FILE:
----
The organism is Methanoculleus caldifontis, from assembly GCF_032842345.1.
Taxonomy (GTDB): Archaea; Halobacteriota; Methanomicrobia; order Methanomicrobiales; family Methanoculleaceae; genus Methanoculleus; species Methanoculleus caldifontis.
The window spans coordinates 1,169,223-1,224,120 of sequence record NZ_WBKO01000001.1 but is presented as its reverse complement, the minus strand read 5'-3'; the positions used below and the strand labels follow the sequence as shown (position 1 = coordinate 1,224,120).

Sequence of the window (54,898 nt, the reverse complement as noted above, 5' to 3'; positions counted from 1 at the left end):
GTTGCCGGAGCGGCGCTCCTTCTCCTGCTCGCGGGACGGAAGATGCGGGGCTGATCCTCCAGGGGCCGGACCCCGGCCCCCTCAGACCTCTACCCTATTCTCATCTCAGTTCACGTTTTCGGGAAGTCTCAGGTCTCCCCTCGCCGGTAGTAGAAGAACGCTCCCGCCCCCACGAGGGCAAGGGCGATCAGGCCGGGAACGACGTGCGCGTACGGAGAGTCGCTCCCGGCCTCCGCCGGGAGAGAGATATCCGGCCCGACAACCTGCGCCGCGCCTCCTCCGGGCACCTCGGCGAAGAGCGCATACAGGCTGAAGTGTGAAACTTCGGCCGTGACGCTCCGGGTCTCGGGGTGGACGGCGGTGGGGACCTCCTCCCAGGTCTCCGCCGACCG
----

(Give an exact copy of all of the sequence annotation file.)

The organism is Methanoculleus caldifontis, from assembly GCF_032842345.1.
Taxonomy (GTDB): Archaea; Halobacteriota; Methanomicrobia; order Methanomicrobiales; family Methanoculleaceae; genus Methanoculleus; species Methanoculleus caldifontis.
The window spans coordinates 1,169,223-1,224,120 of sequence record NZ_WBKO01000001.1 but is presented as its reverse complement, the minus strand read 5'-3'; the positions used below and the strand labels follow the sequence as shown (position 1 = coordinate 1,224,120).

Sequence of the window (54,898 nt, the reverse complement as noted above, 5' to 3'; positions counted from 1 at the left end):
GTTGCCGGAGCGGCGCTCCTTCTCCTGCTCGCGGGACGGAAGATGCGGGGCTGATCCTCCAGGGGCCGGACCCCGGCCCCCTCAGACCTCTACCCTATTCTCATCTCAGTTCACGTTTTCGGGAAGTCTCAGGTCTCCCCTCGCCGGTAGTAGAAGAACGCTCCCGCCCCCACGAGGGCAAGGGCGATCAGGCCGGGAACGACGTGCGCGTACGGAGAGTCGCTCCCGGCCTCCGCCGGGAGAGAGATATCCGGCCCGACAACCTGCGCCGCGCCTCCTCCGGGCACCTCGGCGAAGAGCGCATACAGGCTGAAGTGTGAAACTTCGGCCGTGACGCTCCGGGTCTCGGGGTGGACGGCGGTGGGGACCTCCTCCCAGGTCTCCGCCGACCG